Inhomogeneous Poisson Processes
The definition of Poisson processes given above is easily extended to rates which are timedependent,
As long as is locally integrable, we instead require that has the Poisson distribution with parameter . Equivalently, letting be the cumulative rate (or cumulative intensity), we can write this as . One advantage of writing things in terms of instead of the `instantaneous rate’ is that we can generalize to the situation where is not differentiable. In that case, need not be well defined (except in the sense of distributions).
Then, an inhomogeneous (or, nonhomogeneous) Poisson process is defined as follows.
Definition 6 Let be a continuous increasing function. Then, X is a Poisson process of cumulative rate if and independently of for all .
It follows from this definition that if X is a Poisson process of cumulative rate and is a continuous increasing process with , then the timechanged process will be Poisson with cumulative rate . This gives an easy way of constructing inhomogeneous Poisson processes. First, use Lemma 2 to construct a homogeneous Poisson process X of rate 1 and set to transform it into a Poisson process with cumulative rate .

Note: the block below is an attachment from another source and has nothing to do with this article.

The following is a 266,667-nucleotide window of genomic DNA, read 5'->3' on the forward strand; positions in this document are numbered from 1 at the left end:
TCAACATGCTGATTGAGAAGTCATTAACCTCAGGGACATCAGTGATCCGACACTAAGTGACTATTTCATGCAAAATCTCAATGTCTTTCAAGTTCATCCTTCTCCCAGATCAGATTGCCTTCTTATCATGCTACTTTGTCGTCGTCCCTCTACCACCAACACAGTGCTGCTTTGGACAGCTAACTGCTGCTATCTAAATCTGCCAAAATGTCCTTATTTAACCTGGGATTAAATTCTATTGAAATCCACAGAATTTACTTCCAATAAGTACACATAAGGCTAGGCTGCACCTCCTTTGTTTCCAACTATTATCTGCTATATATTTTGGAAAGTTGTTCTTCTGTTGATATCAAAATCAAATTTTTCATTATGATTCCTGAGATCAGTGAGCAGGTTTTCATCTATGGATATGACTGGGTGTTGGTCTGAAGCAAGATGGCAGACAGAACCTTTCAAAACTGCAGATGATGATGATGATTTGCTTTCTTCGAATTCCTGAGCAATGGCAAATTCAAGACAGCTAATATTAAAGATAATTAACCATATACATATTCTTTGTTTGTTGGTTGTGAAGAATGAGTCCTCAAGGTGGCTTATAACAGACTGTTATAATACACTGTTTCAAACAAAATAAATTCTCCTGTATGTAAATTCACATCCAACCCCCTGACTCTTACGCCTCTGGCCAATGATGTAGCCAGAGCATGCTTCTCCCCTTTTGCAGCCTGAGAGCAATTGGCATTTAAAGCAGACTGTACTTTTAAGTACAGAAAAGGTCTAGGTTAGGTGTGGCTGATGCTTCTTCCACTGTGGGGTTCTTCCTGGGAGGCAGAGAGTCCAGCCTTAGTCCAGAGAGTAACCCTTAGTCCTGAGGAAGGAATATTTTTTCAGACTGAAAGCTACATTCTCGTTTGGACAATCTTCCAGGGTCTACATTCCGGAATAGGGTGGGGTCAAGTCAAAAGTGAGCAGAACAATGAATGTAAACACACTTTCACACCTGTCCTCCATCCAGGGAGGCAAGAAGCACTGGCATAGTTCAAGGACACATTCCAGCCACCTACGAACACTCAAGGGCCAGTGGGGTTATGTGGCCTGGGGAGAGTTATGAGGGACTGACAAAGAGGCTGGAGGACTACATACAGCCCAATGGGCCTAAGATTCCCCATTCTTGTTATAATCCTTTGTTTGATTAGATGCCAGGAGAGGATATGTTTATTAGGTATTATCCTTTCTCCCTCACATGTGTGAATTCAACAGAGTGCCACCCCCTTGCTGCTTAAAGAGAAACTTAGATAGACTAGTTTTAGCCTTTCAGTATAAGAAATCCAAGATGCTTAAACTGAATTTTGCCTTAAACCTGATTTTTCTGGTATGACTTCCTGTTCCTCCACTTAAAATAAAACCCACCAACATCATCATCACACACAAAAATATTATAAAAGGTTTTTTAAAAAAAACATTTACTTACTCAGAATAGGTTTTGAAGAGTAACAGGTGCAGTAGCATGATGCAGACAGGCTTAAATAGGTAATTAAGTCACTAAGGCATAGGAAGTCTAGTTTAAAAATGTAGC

I now state and prove the equivalence of each of the statements of Theorem 4 in the more general context of inhomogeneous Poisson processes. In equation (5) below, denotes terms which are a product of with a term which goes to zero in probability as .
Theorem 7 Let X be a cadlag adapted process with . Then, for any continuous increasing function , the following are equivalent.
 X is an Poisson process of cumulative rate .
 At each time t,
(5)
for , setting .